[Bruce's Crypto-gram has so many RISKS-worthy items that I am going to stop trying to pick out a few. Here I picked a few items to list from the table of contents of his latest issue, and only the first item. I urge some of you to subscribe. PGN] Bruce Schneier, CTO, IBM Resilient email@example.com https://www.schneier.com A free monthly newsletter providing summaries, analyses, insights, and commentaries on security: computer and otherwise. For back issues, or to subscribe, visit Crypto-Gram's web page https://www.schneier.com/crypto-gram.html Read this issue on the web https://www.schneier.com/crypto-gram/archives/2019/0515.html ** *** ***** ******* *********** ************* ** IN THIS ISSUE: [PGN-excerpted just a few items] * China Spying on Undersea Internet Cables * Vulnerabilities in the WPA3 Wi-Fi Security Protocol * More on the Triton Malware * New DNS Hijacking Attacks * Iranian Cyberespionage Tools Leaked Online * Excellent Analysis of the Boeing 737 Max Software Problems * Vulnerability in French Government Tchap Chat App * Fooling Automated Surveillance Cameras with Patchwork Color Printout * Stealing Ethereum by Guessing Weak Private Keys * Why Isn't GDPR Being Enforced? * Malicious MS Office Macro Creator * Leaked NSA Hacking Tools * Amazon Is Losing the War on Fraudulent Sellers * Another NSA Leaker Identified and Charged * Cryptanalyzing a Pair of Russian Encryption Algorithms * Reverse Engineering a Chinese Surveillance App * Cryptanalysis of SIMON-32/64 ** CHINA SPYING ON UNDERSEA INTERNET CABLES https://www.schneier.com/blog/archives/2019/04/china_spying_on.html Supply chain security is an insurmountably hard problem. The recent focus is on Chinese 5G equipment, but the problem is much broader. This opinion piece looks at undersea communications cables. https://www.bloomberg.com/opinion/articles/2019-04-09/china-spying-the-internet-s-underwater-cables-are-next But now the Chinese conglomerate Huawei Technologies, the leading firm working to deliver 5G telephony networks globally, has gone to sea. Under its Huawei Marine Networks component, it is constructing or improving nearly 100 submarine cables around the world. Last year it completed a cable stretching nearly 4,000 miles from Brazil to Cameroon. (The cable is partly owned by China Unicom, a state-controlled telecom operator.) Rivals claim that Chinese firms are able to lowball the bidding because they receive subsidies from Beijing. Just as the experts are justifiably concerned about the inclusion of espionage "back doors" in Huawei's 5G technology, Western intelligence professionals oppose the company's engagement in the undersea version, which provides a much bigger bang for the buck because so much data rides on so few cables. This shouldn't surprise anyone. For years, the US and the Five Eyes have had a monopoly on spying on the Internet around the globe. Other countries want in. As I have repeatedly said, we need to decide if we are going to build our future Internet systems for security or surveillance. Either everyone gets to spy, or no one gets to spy. And I believe we must choose security over surveillance, and implement a defense-dominant strategy.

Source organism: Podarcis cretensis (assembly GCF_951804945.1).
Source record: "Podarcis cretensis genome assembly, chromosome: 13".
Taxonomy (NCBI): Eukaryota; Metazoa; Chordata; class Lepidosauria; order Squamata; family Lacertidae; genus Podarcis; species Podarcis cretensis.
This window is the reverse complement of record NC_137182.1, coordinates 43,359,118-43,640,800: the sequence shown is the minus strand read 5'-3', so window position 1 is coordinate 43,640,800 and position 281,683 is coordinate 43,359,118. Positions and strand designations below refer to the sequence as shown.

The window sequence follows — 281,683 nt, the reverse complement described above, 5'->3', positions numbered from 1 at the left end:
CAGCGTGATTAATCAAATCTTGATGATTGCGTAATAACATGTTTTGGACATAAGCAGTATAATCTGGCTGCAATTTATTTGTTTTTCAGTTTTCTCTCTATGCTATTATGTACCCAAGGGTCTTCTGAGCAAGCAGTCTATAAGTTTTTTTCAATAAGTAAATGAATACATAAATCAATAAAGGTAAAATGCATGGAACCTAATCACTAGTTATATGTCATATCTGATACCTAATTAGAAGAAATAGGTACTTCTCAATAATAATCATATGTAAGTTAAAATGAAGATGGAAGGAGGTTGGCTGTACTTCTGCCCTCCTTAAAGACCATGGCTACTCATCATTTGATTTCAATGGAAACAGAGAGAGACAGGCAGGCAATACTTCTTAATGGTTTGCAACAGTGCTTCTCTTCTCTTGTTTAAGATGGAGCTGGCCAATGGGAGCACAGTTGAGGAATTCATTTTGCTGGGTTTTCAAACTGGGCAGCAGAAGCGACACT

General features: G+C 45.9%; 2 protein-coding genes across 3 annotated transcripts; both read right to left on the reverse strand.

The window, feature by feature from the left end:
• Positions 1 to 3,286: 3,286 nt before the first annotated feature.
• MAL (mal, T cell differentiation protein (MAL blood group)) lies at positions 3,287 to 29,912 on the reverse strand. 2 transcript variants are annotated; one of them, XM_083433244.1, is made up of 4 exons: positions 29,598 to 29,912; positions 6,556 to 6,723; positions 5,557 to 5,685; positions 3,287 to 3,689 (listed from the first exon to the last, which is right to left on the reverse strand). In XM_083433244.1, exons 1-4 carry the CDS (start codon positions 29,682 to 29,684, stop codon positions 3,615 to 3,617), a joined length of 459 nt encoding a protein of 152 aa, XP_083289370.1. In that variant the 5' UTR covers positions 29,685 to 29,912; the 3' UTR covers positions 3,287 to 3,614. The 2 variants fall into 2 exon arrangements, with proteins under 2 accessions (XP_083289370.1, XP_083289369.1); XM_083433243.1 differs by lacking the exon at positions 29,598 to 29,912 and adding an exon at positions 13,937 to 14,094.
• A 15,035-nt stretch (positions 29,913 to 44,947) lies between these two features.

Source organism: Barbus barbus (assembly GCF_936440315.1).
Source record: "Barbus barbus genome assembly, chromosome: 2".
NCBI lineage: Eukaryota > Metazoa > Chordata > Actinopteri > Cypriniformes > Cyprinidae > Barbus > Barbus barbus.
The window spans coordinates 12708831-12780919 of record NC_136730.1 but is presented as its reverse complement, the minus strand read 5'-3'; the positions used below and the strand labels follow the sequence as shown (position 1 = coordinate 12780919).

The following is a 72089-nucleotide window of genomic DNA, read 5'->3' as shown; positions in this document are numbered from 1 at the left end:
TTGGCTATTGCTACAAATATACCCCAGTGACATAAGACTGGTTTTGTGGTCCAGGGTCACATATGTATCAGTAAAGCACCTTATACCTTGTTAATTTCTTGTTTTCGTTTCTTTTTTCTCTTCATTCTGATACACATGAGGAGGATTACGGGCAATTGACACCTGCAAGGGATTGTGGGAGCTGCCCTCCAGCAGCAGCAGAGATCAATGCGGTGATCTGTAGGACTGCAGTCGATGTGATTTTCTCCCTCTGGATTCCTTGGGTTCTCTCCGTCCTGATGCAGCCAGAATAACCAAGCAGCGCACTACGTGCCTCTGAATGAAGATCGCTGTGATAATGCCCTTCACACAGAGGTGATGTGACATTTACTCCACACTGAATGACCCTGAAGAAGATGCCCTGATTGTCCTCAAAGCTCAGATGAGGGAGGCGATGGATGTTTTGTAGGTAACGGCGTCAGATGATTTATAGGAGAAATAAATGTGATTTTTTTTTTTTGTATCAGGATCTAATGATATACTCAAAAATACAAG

https://www.nytimes.com/2019/05/14/us/facial-recognition-ban-san-francisco.html It is the first ban by a major city on the use of facial recognition technology by the police and all other municipal agencies.
[via Dave Farber] "Rising inequality in Britain risks putting the country on the same path as the US to become one of the most unequal nations on earth, according to a Nobel-prize winning economist. Sir Angus Deaton is leading a landmark review of inequality in the UK amid fears that the country is at a tipping point due to a decade of stagnant pay growth for British workers. The Institute for Fiscal Studies thinktank, which is working with Deaton on the study, said the British-born economist would “point to the risk of the UK following the U.S.''—which has extreme inequality levels in pay, wealth and health. Speaking to The Guardian at the launch of the study, he said: There's a real question about whether democratic capitalism is working, when it's only working for part of the population." https://www.theguardian.com/inequality/2019/may/14/britain-risks-heading-to-us-levels-of-inequality-warns-top-economist
Marissa Higgins, Daily Kos, 13 May 2019 https://www.dailykos.com/stories/2019/5/13/1857360/-Poll-says-that-56-of-Americans-don-t-want-kids-taught-Arabic-numerals-We-have-some-bad-news [...] An astounding 56% of Americans said Arabic numerals should not be taught in American schools. Arabic numerals. Which are, you know, the ones we use. [1,2,3, etc.] Is there an explanation that doesn't have to do with bigotry? I think not. Islamophobia is a huge problem in the U.S. My guess (and the only explanation I can gather) is that people read `Arabic' and immediately went negative. Gross.
Intel-specific vulnerability was found by researchers both inside and outside the company. https://arstechnica.com/gadgets/2019/05/new-speculative-execution-bug-leaks-data-from-intel-chips-internal-buffers/
https://www.bbc.com/news/technology-48294788 Mario Puzo wrote that "A lawyer with his briefcase can steal more than a hundred men with guns." "What is known as 'crime as a service' has been a growing feature in recent years, allowing organised crime gangs to switch from their traditional haunts of drugs to much more lucrative cyber-crime." CaaS only requires quick hands to type faster than law enforcement can apprehend criminals. CaaS proudly exploits IaaS, PaaS, and SaaS. Risk: Internet-based business resilience and continuity, critical infrastructure, etc.